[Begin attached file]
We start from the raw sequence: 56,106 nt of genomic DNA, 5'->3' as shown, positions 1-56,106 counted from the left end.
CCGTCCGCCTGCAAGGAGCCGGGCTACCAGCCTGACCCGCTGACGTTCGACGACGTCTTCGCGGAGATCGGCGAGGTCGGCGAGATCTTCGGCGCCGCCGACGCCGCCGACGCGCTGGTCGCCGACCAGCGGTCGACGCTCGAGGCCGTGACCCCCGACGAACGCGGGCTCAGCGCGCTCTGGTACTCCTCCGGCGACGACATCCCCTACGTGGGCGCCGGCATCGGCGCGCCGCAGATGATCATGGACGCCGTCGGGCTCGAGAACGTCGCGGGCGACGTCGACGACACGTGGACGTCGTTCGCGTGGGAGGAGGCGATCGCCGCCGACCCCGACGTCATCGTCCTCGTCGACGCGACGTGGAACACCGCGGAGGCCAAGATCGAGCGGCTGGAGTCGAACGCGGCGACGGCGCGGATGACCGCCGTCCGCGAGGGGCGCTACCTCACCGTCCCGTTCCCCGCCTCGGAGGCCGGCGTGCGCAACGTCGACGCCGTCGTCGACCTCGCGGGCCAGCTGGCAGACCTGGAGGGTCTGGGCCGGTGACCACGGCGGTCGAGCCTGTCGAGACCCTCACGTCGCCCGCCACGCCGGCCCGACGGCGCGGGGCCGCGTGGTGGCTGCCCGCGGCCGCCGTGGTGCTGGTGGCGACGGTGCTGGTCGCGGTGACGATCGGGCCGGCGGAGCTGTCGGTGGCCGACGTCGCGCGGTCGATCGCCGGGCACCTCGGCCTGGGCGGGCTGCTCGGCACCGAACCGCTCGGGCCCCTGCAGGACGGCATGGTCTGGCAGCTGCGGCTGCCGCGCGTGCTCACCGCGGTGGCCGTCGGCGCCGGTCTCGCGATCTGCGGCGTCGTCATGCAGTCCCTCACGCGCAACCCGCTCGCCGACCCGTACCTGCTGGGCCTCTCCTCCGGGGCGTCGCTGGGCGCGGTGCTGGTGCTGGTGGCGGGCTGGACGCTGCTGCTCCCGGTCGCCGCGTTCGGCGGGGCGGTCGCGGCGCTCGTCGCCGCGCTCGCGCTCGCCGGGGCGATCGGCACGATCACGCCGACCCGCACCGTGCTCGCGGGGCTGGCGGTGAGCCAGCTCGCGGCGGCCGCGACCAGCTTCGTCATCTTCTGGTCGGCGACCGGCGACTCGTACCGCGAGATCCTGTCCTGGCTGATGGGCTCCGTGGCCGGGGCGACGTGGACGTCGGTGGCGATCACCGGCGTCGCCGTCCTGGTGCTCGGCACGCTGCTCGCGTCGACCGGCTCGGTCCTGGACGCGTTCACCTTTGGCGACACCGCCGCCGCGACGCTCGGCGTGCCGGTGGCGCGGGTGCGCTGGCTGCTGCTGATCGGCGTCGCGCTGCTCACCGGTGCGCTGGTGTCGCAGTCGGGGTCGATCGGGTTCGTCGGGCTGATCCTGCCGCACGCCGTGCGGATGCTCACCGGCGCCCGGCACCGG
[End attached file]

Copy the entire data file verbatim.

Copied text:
We start from the raw sequence: 56,106 nt of genomic DNA, 5'->3' as shown, positions 1-56,106 counted from the left end.
CCGTCCGCCTGCAAGGAGCCGGGCTACCAGCCTGACCCGCTGACGTTCGACGACGTCTTCGCGGAGATCGGCGAGGTCGGCGAGATCTTCGGCGCCGCCGACGCCGCCGACGCGCTGGTCGCCGACCAGCGGTCGACGCTCGAGGCCGTGACCCCCGACGAACGCGGGCTCAGCGCGCTCTGGTACTCCTCCGGCGACGACATCCCCTACGTGGGCGCCGGCATCGGCGCGCCGCAGATGATCATGGACGCCGTCGGGCTCGAGAACGTCGCGGGCGACGTCGACGACACGTGGACGTCGTTCGCGTGGGAGGAGGCGATCGCCGCCGACCCCGACGTCATCGTCCTCGTCGACGCGACGTGGAACACCGCGGAGGCCAAGATCGAGCGGCTGGAGTCGAACGCGGCGACGGCGCGGATGACCGCCGTCCGCGAGGGGCGCTACCTCACCGTCCCGTTCCCCGCCTCGGAGGCCGGCGTGCGCAACGTCGACGCCGTCGTCGACCTCGCGGGCCAGCTGGCAGACCTGGAGGGTCTGGGCCGGTGACCACGGCGGTCGAGCCTGTCGAGACCCTCACGTCGCCCGCCACGCCGGCCCGACGGCGCGGGGCCGCGTGGTGGCTGCCCGCGGCCGCCGTGGTGCTGGTGGCGACGGTGCTGGTCGCGGTGACGATCGGGCCGGCGGAGCTGTCGGTGGCCGACGTCGCGCGGTCGATCGCCGGGCACCTCGGCCTGGGCGGGCTGCTCGGCACCGAACCGCTCGGGCCCCTGCAGGACGGCATGGTCTGGCAGCTGCGGCTGCCGCGCGTGCTCACCGCGGTGGCCGTCGGCGCCGGTCTCGCGATCTGCGGCGTCGTCATGCAGTCCCTCACGCGCAACCCGCTCGCCGACCCGTACCTGCTGGGCCTCTCCTCCGGGGCGTCGCTGGGCGCGGTGCTGGTGCTGGTGGCGGGCTGGACGCTGCTGCTCCCGGTCGCCGCGTTCGGCGGGGCGGTCGCGGCGCTCGTCGCCGCGCTCGCGCTCGCCGGGGCGATCGGCACGATCACGCCGACCCGCACCGTGCTCGCGGGGCTGGCGGTGAGCCAGCTCGCGGCGGCCGCGACCAGCTTCGTCATCTTCTGGTCGGCGACCGGCGACTCGTACCGCGAGATCCTGTCCTGGCTGATGGGCTCCGTGGCCGGGGCGACGTGGACGTCGGTGGCGATCACCGGCGTCGCCGTCCTGGTGCTCGGCACGCTGCTCGCGTCGACCGGCTCGGTCCTGGACGCGTTCACCTTTGGCGACACCGCCGCCGCGACGCTCGGCGTGCCGGTGGCGCGGGTGCGCTGGCTGCTGCTGATCGGCGTCGCGCTGCTCACCGGTGCGCTGGTGTCGCAGTCGGGGTCGATCGGGTTCGTCGGGCTGATCCTGCCGCACGCCGTGCGGATGCTCACCGGCGCCCGGCACCGG